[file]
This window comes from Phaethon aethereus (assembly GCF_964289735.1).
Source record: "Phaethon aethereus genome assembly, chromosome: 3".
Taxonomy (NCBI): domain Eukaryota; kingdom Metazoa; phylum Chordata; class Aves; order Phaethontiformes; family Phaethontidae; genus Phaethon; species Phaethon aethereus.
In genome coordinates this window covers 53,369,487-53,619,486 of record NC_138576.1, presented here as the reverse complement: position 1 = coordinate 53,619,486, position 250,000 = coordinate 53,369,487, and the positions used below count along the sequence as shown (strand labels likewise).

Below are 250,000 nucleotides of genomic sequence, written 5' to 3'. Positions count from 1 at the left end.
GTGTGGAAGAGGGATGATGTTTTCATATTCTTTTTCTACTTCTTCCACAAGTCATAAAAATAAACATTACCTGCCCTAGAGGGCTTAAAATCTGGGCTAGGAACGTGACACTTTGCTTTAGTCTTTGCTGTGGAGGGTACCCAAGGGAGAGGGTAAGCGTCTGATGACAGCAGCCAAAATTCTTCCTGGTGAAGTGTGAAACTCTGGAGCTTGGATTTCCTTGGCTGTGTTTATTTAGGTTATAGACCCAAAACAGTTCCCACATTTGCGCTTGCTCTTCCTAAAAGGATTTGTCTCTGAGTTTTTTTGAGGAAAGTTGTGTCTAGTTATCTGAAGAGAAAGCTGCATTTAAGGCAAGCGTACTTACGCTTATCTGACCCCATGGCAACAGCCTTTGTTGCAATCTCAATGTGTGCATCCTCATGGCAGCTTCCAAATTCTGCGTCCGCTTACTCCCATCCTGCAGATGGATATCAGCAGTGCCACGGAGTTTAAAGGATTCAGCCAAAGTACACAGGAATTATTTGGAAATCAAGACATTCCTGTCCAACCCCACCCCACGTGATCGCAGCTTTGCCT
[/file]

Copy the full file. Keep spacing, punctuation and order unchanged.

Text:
This window comes from Phaethon aethereus (assembly GCF_964289735.1).
Source record: "Phaethon aethereus genome assembly, chromosome: 3".
Taxonomy (NCBI): domain Eukaryota; kingdom Metazoa; phylum Chordata; class Aves; order Phaethontiformes; family Phaethontidae; genus Phaethon; species Phaethon aethereus.
In genome coordinates this window covers 53,369,487-53,619,486 of record NC_138576.1, presented here as the reverse complement: position 1 = coordinate 53,619,486, position 250,000 = coordinate 53,369,487, and the positions used below count along the sequence as shown (strand labels likewise).

Below are 250,000 nucleotides of genomic sequence, written 5' to 3'. Positions count from 1 at the left end.
GTGTGGAAGAGGGATGATGTTTTCATATTCTTTTTCTACTTCTTCCACAAGTCATAAAAATAAACATTACCTGCCCTAGAGGGCTTAAAATCTGGGCTAGGAACGTGACACTTTGCTTTAGTCTTTGCTGTGGAGGGTACCCAAGGGAGAGGGTAAGCGTCTGATGACAGCAGCCAAAATTCTTCCTGGTGAAGTGTGAAACTCTGGAGCTTGGATTTCCTTGGCTGTGTTTATTTAGGTTATAGACCCAAAACAGTTCCCACATTTGCGCTTGCTCTTCCTAAAAGGATTTGTCTCTGAGTTTTTTTGAGGAAAGTTGTGTCTAGTTATCTGAAGAGAAAGCTGCATTTAAGGCAAGCGTACTTACGCTTATCTGACCCCATGGCAACAGCCTTTGTTGCAATCTCAATGTGTGCATCCTCATGGCAGCTTCCAAATTCTGCGTCCGCTTACTCCCATCCTGCAGATGGATATCAGCAGTGCCACGGAGTTTAAAGGATTCAGCCAAAGTACACAGGAATTATTTGGAAATCAAGACATTCCTGTCCAACCCCACCCCACGTGATCGCAGCTTTGCCT